This visit is part of the ongoing efforts of the WRC to provide clients with experiences that they may not otherwise be able to receive due to economic circumstances. 

Please enjoy the images below, which were taken at the event.

WRC Clients Visit Academy of Arts Sciences Museum

The Wellness Recovery Center was able to participate and go to the Academy of Arts Museum for FREE on Wednesday, January 18th, 2017, thanks to collaborating with C.A.T.S (Consumer Access Tickets), a non-profit organization.

Ken Langill, Program Coordinator, is proud to share that he took 4 WRC clients to the Academy of Art Sciences Museum to see the Steinhardt Aquarium, Phillipines Coral Reef, African Exhibit and also the Planetarium. 

This visit is part of the ongoing efforts of the WRC to provide clients with experiences that they may not otherwise be able to receive due to economic circumstances. 

Solano Region Christmas Party at the WRC

The Solano Region Christmas Party at the WRC was a blast!

"Our friend and advocate of Caminar’s Wellness Recovery Center graced us with his visit to our Xmas party. We had well over 100 plus people which comprised of WRC Staff / Clients / Case Managers and Mental Health Specialists from Solano County Mental Health as well as board and care and room and board operators." Kenneth Langill, Program Coordinator, WRC.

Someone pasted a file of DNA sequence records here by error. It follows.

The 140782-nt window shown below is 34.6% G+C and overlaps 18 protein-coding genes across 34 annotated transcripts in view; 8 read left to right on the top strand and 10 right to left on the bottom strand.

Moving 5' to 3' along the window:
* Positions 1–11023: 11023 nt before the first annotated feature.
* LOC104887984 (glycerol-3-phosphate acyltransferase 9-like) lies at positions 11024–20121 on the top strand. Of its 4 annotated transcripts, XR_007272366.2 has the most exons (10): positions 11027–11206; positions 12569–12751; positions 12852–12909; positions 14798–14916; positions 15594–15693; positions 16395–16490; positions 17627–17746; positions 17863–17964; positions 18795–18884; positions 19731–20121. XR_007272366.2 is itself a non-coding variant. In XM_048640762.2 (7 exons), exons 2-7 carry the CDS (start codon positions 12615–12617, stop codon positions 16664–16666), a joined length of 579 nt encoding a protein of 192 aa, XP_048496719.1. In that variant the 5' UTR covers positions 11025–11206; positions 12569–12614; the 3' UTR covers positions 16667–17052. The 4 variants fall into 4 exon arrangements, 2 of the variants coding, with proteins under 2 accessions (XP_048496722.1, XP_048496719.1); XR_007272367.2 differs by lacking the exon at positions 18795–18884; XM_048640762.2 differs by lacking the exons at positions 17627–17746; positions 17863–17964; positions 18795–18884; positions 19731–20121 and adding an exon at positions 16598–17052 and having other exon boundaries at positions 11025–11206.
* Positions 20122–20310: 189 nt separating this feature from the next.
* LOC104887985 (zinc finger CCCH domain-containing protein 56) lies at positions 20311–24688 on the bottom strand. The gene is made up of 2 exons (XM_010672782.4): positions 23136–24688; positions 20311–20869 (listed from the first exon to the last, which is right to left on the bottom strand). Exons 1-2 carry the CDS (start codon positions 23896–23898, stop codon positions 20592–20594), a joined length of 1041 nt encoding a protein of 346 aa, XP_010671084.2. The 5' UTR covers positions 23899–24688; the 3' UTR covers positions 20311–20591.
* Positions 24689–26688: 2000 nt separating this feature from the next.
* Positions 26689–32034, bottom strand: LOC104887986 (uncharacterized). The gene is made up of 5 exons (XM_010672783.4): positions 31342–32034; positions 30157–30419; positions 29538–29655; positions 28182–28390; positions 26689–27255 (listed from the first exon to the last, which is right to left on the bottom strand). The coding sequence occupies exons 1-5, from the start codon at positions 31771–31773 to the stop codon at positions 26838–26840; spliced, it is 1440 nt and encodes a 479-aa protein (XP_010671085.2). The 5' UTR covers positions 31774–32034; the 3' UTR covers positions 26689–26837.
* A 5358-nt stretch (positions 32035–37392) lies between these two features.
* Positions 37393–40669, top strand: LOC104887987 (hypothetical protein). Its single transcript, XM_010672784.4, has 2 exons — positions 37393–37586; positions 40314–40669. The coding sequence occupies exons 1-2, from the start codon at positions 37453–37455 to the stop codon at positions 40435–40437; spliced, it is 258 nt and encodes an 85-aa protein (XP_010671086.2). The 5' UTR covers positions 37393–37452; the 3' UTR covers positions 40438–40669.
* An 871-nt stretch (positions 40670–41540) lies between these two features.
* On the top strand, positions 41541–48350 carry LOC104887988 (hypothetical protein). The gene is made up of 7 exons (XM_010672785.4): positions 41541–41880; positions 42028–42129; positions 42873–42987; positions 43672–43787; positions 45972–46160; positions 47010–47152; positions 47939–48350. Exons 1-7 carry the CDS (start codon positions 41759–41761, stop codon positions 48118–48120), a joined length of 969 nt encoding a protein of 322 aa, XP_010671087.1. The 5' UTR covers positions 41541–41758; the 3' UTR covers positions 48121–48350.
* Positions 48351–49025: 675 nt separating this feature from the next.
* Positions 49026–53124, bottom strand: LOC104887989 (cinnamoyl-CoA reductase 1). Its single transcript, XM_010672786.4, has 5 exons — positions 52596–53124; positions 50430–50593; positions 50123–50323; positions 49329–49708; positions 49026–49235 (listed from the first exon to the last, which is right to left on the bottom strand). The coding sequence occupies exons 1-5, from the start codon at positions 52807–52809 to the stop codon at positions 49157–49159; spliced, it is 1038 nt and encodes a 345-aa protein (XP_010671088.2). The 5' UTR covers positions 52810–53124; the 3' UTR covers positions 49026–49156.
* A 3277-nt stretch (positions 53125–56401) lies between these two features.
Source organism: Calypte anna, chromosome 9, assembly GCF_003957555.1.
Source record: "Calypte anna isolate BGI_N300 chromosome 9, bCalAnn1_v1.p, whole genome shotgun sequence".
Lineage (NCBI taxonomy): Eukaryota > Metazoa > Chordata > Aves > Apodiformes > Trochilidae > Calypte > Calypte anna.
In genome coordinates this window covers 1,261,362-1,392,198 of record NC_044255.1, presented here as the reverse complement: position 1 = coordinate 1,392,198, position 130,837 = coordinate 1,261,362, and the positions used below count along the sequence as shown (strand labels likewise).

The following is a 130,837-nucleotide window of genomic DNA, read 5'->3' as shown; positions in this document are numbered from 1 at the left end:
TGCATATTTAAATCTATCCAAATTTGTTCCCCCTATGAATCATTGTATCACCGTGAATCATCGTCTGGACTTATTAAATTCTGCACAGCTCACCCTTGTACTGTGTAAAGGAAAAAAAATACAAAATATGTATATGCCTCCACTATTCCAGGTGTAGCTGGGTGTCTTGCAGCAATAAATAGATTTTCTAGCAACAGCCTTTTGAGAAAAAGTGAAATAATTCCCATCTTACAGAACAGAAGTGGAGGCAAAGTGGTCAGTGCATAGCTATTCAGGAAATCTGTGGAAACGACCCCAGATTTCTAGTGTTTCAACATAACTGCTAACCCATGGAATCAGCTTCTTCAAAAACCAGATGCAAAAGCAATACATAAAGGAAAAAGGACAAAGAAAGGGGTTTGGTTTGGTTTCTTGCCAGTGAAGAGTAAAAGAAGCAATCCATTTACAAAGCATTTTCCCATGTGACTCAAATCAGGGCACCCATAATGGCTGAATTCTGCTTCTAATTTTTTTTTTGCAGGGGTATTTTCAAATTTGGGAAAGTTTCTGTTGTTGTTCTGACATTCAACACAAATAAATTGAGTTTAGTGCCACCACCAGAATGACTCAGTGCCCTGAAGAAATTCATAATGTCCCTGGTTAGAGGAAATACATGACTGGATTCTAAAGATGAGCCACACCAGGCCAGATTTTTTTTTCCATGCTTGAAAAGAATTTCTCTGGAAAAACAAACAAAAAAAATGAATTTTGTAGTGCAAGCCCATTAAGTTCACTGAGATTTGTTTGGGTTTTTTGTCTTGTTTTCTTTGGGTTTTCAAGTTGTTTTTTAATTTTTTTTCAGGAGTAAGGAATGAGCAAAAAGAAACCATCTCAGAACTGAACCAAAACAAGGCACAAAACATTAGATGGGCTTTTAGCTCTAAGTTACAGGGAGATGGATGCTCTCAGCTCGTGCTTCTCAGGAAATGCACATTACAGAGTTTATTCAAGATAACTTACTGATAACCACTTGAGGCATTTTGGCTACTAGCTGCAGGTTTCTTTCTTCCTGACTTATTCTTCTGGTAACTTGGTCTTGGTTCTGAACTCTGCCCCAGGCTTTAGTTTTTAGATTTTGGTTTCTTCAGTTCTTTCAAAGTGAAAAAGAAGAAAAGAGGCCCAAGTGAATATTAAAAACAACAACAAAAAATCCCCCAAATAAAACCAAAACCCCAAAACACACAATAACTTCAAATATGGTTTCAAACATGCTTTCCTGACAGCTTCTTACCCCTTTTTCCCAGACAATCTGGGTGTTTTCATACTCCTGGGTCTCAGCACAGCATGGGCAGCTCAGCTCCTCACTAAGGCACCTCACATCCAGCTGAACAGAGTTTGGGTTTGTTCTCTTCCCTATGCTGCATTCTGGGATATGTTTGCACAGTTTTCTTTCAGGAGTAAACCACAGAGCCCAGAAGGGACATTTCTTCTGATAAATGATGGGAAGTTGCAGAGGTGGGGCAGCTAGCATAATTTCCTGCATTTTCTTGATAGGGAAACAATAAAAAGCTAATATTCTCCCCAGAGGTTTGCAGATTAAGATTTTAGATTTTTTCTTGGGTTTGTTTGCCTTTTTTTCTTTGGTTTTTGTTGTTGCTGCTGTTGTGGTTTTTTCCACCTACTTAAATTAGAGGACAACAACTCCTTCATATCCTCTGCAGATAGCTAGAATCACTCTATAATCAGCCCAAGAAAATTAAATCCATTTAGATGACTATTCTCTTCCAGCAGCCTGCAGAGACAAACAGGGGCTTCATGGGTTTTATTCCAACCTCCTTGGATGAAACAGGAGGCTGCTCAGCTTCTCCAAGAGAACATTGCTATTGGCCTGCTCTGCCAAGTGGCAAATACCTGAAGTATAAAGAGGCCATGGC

Here are some photos from this very fun event.

Teen Suicide

The word suicide is a frightening word. But the term teen suicide is even more horrific, with the mental picture of a young person terminating his/her own life.  

As a result of having an unusual rash of teen suicides (many more than the average) in the Bay Area, a Federal investigation is now underway, conducting interviews with school personnel, faculty, family members and, of course, students and peers. Their sole goal is to gain knowledge to eliminate these tragedies from reoccurring and trying to find long-term solutions.

When a young person dies by suicide, both the immediate survivors and many others are deeply affected. In fact, exposure to suicide can itself be a suicide risk to other young people.  “Cluster” suicides may actually have been the main factor in these recent youth suicides. If someone is contemplating ending their life and hear of another young person taking his/her life, it can exacerbate an already despairing mood.